University of Michigan Historian Rebecca Scott summarized the Court’s decision as embracing the “white-supremacist formulation—which reinterpreted the claim to equal treatment as a matter of forcing oneself where one was not wanted—that carried the day…the damage thus done was both practical and doctrinal, formalizing the sleightof hand that portrayed an aggressive program of state-imposed caste distinctions as the mere ratification of custom.”[ix]

Segregation in the American South continued unabashedly throughoutthe twentieth century. Proponents of segregationembraced the Plessy decision as validation that separate was equal. They argued that classification was not discrimination and if all members of the class receivedthe same treatment, there was no disparity. The Supreme Court heard other cases regarding racial bias, but it was not until its Brown versus Board of Education, decision in 1956 that separate but equal was declared unconstitutional.  In the intervening years, there are additional rulings that exemplifythe apolitical nature of the federal judicial systems’ top court.

 

What do you think of the article? Let us know below.


[i]Jonathan Zimmerman, “Who is John Roberts Kidding,” The New Republic, November 26, 2018. https://newrepublic.com/article/152399/john-roberts-kidding

[ii]Ibid.

[iii]Martin-Quinn Score Project Description, http://mqscores.lsa.umich.edu/

[iv]Central Pacific Railroad Photographic History Museum “Maps Showing the Progressive Development of U.S. Railroads - 1830 to 1950,”http://cprr.org/Museum/RR_Development.html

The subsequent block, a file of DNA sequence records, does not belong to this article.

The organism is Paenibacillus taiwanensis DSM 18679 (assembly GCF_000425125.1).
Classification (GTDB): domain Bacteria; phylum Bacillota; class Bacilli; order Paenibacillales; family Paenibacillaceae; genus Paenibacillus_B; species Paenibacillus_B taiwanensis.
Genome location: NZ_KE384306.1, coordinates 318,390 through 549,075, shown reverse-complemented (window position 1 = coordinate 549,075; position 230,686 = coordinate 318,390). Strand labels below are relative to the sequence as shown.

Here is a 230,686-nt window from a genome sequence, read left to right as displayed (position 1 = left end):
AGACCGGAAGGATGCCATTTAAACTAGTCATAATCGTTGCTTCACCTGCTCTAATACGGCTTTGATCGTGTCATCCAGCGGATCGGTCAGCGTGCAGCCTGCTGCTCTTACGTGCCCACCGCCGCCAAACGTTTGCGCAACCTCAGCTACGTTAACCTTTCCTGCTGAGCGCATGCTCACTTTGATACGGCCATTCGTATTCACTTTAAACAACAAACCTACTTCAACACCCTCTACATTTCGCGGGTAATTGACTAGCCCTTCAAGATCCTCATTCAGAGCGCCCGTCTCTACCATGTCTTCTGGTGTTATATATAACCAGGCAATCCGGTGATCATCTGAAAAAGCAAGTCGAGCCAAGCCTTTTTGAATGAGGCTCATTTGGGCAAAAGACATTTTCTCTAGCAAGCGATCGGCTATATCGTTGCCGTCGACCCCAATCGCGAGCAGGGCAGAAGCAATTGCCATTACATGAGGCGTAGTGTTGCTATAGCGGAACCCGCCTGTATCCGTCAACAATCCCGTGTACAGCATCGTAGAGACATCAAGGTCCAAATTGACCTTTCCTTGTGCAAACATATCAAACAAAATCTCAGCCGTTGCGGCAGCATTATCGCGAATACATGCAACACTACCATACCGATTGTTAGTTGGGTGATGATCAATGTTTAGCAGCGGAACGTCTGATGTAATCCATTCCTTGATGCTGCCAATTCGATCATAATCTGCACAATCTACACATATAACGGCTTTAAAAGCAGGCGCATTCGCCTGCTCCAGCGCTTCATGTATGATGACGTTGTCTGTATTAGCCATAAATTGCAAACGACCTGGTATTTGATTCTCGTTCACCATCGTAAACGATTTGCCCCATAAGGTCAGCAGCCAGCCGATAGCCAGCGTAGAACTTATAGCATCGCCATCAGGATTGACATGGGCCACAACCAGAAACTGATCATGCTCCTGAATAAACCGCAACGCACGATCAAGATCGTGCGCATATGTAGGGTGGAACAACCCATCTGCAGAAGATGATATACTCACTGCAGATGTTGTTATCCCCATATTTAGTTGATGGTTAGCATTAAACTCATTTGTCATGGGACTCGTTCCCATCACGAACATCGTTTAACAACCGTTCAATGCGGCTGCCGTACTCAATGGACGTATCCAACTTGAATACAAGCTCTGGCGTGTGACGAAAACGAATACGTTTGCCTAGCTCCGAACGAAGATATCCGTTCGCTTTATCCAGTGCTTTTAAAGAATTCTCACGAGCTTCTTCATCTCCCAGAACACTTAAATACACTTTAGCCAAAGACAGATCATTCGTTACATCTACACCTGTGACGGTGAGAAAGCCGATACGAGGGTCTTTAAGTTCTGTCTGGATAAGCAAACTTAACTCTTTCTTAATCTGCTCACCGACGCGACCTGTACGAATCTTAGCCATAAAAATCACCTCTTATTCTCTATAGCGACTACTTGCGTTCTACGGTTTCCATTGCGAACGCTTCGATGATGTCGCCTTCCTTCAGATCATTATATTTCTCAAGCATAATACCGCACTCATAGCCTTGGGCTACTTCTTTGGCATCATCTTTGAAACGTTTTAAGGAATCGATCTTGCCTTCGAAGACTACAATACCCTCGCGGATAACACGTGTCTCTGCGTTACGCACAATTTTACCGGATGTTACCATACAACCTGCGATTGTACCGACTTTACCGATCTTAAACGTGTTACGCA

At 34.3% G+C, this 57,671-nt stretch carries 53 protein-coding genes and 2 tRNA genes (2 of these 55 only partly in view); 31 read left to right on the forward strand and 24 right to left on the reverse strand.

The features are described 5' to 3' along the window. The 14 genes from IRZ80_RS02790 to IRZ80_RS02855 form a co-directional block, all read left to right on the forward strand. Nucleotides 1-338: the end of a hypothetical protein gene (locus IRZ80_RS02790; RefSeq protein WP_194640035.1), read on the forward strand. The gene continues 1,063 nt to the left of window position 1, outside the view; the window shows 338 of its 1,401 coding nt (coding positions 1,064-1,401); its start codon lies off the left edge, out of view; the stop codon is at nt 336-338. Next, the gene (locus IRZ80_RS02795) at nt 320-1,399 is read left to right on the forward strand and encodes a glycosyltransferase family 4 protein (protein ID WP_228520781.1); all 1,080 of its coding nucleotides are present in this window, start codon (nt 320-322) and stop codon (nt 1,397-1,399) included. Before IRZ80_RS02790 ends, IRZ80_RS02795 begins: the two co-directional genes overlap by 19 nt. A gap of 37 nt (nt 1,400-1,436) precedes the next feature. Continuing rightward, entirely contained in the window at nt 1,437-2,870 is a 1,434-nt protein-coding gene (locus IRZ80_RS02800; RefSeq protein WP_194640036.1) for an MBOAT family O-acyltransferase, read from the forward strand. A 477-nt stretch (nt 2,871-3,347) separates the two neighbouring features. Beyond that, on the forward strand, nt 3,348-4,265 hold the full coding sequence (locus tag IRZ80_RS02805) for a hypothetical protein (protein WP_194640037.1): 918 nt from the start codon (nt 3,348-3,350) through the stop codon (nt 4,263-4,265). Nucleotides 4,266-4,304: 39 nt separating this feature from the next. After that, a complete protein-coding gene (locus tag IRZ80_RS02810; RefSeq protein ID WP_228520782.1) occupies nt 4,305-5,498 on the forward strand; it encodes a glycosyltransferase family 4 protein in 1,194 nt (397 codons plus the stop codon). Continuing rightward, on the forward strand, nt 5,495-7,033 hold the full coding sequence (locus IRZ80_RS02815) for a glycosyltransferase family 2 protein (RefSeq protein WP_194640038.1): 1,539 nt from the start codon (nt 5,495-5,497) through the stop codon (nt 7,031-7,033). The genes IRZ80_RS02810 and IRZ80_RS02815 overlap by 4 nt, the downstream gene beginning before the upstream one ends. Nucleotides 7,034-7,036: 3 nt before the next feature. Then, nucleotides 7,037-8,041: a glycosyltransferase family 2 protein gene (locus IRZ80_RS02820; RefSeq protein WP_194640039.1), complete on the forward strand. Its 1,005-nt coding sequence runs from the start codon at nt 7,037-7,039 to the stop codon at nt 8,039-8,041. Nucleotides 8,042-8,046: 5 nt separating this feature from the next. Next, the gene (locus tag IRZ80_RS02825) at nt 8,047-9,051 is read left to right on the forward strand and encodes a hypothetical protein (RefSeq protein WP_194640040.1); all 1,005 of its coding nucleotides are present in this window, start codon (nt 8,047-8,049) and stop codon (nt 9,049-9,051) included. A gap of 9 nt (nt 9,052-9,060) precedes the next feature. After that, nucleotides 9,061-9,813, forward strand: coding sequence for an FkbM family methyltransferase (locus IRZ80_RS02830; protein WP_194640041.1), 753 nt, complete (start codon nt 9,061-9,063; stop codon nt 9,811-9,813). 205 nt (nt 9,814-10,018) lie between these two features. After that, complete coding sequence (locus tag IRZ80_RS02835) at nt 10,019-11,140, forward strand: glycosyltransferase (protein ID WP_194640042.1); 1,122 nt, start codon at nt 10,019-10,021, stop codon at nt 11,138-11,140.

[v]Plessy v Ferguson, 163 U.S. 537 (1896)

[vi]David W. Bishop, “Plessy v Ferguson: A Reinterpretation,” The Journal of Negro History,62 (Apr. 1977), 126. This 

[vii]Plessy v Ferguson, 163 US 537; 544

[viii]Ibid, 549.

[ix]Rebeca Scott, “The Atlantic World and the Road to Plessy v Ferguson,” The Journal of American History, 94 (Dec. 2007), 731.

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Britain’s role in the abolition of slavery during the 19thcentury is a well-known and well-studied part of the historiography of slavery. While it is often said this was due to the British upholding their Christian moral duty, there were other, more sinister motives that led to the British abolishing slavery. Thomas Cripps explains.

William Wilberforce, perhaps the most famous campaigner in favor of abolishing slavery. Painting by John Rising.

William Wilberforce, perhaps the most famous campaigner in favor of abolishing slavery. Painting by John Rising.

How the British Abolished Slavery – And Ensured Many Others Did the Same

In 1765 Granville Sharp issued the first meaningful petition against Britain's role in the slave trade, and by 1783 there were significant protests outside of the British Parliament; in part due to the Zong Massacre of the same year where 130-150 slaves were massacred aboard a trading vessel. This in turn meant that by 1788-89 William Wilberforce, probably the most well known abolitionist, petitioned the government to end the Slave trade, yet this took 19 more years to happen. It was not until March 1807 and the Slave Trade Act that it would be illegal to trade in slaves, nevertheless slavery was still in place in much of the British Empire until the 1833 Slavery Abolition Act, which ended slavery in the British Empire.